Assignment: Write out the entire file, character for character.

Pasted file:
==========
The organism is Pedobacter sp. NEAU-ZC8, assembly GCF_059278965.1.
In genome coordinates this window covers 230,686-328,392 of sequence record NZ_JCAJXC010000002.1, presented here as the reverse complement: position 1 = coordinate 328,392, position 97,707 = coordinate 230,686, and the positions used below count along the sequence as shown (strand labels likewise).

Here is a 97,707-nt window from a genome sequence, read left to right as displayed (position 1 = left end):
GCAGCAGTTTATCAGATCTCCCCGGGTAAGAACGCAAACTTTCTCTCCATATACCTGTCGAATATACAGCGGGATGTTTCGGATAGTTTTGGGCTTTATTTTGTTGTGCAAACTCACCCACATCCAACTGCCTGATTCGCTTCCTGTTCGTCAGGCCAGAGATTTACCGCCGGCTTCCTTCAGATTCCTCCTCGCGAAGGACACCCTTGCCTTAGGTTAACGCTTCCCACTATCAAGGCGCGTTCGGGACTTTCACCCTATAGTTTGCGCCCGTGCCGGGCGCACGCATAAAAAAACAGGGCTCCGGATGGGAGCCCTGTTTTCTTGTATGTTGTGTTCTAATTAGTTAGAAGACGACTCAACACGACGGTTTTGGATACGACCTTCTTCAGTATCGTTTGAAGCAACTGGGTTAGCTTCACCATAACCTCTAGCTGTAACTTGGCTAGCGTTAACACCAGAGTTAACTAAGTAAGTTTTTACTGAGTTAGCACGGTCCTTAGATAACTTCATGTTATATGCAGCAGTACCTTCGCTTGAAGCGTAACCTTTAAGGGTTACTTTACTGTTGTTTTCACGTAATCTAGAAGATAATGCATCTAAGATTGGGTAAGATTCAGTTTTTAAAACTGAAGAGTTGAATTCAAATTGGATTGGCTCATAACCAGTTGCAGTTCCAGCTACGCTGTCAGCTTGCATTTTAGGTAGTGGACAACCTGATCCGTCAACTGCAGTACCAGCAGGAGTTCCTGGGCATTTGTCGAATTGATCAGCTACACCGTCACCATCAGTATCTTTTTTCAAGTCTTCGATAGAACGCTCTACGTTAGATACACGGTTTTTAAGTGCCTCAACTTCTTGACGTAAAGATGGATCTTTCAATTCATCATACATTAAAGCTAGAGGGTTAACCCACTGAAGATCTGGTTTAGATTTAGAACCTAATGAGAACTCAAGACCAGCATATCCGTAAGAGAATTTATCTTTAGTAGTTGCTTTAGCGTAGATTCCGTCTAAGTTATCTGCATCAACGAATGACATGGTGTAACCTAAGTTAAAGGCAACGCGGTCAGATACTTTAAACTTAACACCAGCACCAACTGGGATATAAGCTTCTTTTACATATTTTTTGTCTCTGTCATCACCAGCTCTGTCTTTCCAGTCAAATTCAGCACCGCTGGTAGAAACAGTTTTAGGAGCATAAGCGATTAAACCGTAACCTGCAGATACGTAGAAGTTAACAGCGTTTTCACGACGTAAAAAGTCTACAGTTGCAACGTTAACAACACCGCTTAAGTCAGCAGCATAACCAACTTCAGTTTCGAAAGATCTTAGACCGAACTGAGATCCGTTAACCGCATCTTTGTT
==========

The organism is Pedobacter sp. NEAU-ZC8, assembly GCF_059278965.1.
In genome coordinates this window covers 230,686-328,392 of sequence record NZ_JCAJXC010000002.1, presented here as the reverse complement: position 1 = coordinate 328,392, position 97,707 = coordinate 230,686, and the positions used below count along the sequence as shown (strand labels likewise).

Here is a 97,707-nt window from a genome sequence, read left to right as displayed (position 1 = left end):
GCAGCAGTTTATCAGATCTCCCCGGGTAAGAACGCAAACTTTCTCTCCATATACCTGTCGAATATACAGCGGGATGTTTCGGATAGTTTTGGGCTTTATTTTGTTGTGCAAACTCACCCACATCCAACTGCCTGATTCGCTTCCTGTTCGTCAGGCCAGAGATTTACCGCCGGCTTCCTTCAGATTCCTCCTCGCGAAGGACACCCTTGCCTTAGGTTAACGCTTCCCACTATCAAGGCGCGTTCGGGACTTTCACCCTATAGTTTGCGCCCGTGCCGGGCGCACGCATAAAAAAACAGGGCTCCGGATGGGAGCCCTGTTTTCTTGTATGTTGTGTTCTAATTAGTTAGAAGACGACTCAACACGACGGTTTTGGATACGACCTTCTTCAGTATCGTTTGAAGCAACTGGGTTAGCTTCACCATAACCTCTAGCTGTAACTTGGCTAGCGTTAACACCAGAGTTAACTAAGTAAGTTTTTACTGAGTTAGCACGGTCCTTAGATAACTTCATGTTATATGCAGCAGTACCTTCGCTTGAAGCGTAACCTTTAAGGGTTACTTTACTGTTGTTTTCACGTAATCTAGAAGATAATGCATCTAAGATTGGGTAAGATTCAGTTTTTAAAACTGAAGAGTTGAATTCAAATTGGATTGGCTCATAACCAGTTGCAGTTCCAGCTACGCTGTCAGCTTGCATTTTAGGTAGTGGACAACCTGATCCGTCAACTGCAGTACCAGCAGGAGTTCCTGGGCATTTGTCGAATTGATCAGCTACACCGTCACCATCAGTATCTTTTTTCAAGTCTTCGATAGAACGCTCTACGTTAGATACACGGTTTTTAAGTGCCTCAACTTCTTGACGTAAAGATGGATCTTTCAATTCATCATACATTAAAGCTAGAGGGTTAACCCACTGAAGATCTGGTTTAGATTTAGAACCTAATGAGAACTCAAGACCAGCATATCCGTAAGAGAATTTATCTTTAGTAGTTGCTTTAGCGTAGATTCCGTCTAAGTTATCTGCATCAACGAATGACATGGTGTAACCTAAGTTAAAGGCAACGCGGTCAGATACTTTAAACTTAACACCAGCACCAACTGGGATATAAGCTTCTTTTACATATTTTTTGTCTCTGTCATCACCAGCTCTGTCTTTCCAGTCAAATTCAGCACCGCTGGTAGAAACAGTTTTAGGAGCATAAGCGATTAAACCGTAACCTGCAGATACGTAGAAGTTAACAGCGTTTTCACGACGTAAAAAGTCTACAGTTGCAACGTTAACAACACCGCTTAAGTCAGCAGCATAACCAACTTCAGTTTCGAAAGATCTTAGACCGAACTGAGATCCGTTAACCGCATCTTTGTT